Forest Growers Newsletter – October 2020

Welcome to new Research & Development Director

Many of you will be aware that I have been planning for a while to step back from the role of Research and Development Manager.  The time has come for me to do this. 

I have been in this position since the Forest Growers Levy was introduced in 2014; before that I was involved in the establishment of Future Forests Research in 2008 and led that organisation until we evolved into Forest Growers Research in 2014.

It has been a privilege to lead the forest industry’s investment in research and development over this time, and to help reinforce the critical role research and development plays in our industry. The industry we are all part of today has been built on previous research funded by government and the forestry sector.  Research will continue to play a pivotal role in the future as the industry responds to climate change, and changes in society’s attitudes, biological threats and global markets.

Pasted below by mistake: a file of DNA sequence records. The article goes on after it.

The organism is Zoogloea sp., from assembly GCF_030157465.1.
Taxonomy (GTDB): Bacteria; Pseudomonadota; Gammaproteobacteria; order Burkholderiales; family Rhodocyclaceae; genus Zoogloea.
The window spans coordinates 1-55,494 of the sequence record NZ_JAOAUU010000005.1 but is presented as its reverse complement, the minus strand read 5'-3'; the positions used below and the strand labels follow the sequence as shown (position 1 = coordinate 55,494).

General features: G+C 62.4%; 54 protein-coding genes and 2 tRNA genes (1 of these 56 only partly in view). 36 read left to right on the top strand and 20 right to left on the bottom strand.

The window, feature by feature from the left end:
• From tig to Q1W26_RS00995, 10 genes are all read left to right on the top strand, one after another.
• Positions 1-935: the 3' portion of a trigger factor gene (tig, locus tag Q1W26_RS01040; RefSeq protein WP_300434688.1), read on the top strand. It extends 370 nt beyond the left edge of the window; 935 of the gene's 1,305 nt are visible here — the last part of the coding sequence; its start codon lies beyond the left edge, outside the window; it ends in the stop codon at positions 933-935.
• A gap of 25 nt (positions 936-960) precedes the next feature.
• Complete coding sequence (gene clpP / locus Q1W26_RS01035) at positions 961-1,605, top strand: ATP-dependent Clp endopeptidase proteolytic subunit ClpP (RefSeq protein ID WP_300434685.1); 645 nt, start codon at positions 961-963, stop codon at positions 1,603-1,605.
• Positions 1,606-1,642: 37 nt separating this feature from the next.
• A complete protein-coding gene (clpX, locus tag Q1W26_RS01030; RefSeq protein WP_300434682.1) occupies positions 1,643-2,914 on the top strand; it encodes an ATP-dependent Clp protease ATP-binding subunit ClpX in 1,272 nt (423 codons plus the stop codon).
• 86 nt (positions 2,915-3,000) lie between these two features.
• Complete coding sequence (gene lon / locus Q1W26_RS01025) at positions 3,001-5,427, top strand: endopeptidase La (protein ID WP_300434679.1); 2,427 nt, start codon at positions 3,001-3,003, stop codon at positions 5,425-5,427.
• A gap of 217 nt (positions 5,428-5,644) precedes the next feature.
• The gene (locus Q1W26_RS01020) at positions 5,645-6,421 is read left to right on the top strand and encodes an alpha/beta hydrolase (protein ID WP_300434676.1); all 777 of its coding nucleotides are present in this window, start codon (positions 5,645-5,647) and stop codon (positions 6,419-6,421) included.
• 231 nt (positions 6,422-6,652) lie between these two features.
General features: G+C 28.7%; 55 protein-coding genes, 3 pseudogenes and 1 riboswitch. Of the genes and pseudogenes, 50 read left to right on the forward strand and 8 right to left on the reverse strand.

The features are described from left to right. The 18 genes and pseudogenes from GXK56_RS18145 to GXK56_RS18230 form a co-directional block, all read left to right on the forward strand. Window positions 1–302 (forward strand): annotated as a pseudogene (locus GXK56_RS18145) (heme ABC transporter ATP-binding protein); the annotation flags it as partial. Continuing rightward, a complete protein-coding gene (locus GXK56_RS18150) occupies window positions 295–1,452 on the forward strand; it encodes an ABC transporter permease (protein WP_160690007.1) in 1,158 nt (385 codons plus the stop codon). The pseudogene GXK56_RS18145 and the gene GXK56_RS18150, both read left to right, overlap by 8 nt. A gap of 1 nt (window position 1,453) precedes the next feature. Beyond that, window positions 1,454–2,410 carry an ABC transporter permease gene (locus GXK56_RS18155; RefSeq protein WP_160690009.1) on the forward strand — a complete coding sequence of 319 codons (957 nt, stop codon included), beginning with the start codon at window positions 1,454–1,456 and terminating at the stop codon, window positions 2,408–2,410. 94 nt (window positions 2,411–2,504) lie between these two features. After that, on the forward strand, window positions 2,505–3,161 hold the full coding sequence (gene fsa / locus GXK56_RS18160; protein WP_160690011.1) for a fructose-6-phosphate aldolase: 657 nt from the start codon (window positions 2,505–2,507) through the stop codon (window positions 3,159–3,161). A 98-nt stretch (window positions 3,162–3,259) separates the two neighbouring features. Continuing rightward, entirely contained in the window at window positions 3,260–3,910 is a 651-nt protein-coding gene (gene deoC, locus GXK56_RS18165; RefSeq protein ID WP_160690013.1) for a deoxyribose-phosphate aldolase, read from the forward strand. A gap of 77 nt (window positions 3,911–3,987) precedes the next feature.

A highlight has been the significant improvement we have achieved in industry engagement and involvement in the research programmes.  This extends across the value chain from tree breeding, biotechnology, forest management and protection through to automation and robotics in the harvesting supply chain. Across the various boards, steering groups and technical committees we have around 50 people, from chief executives to technical foresters, all of whom are heavily involved in the management and guidance of research programmes, and exposed to the outputs of the research. This engagement is proving to be a key factor in industry uptake of research.

Our recent work to develop a strategic science and innovation strategy that aligns with the industry’s vision and roadmap has been another important step. The strategy will help ensure that investments in science and innovation are well targeted and the industry continues to move forward towards its longer-term vision.

The highlights of the research programmes over the years have been well presented and reported in our annual conferences and annual reports and are far too numerous to cover here. Collectively we can see significant progress in areas such as remote sensing, steep land harvesting and mechanisation, alternative species, productivity improvemen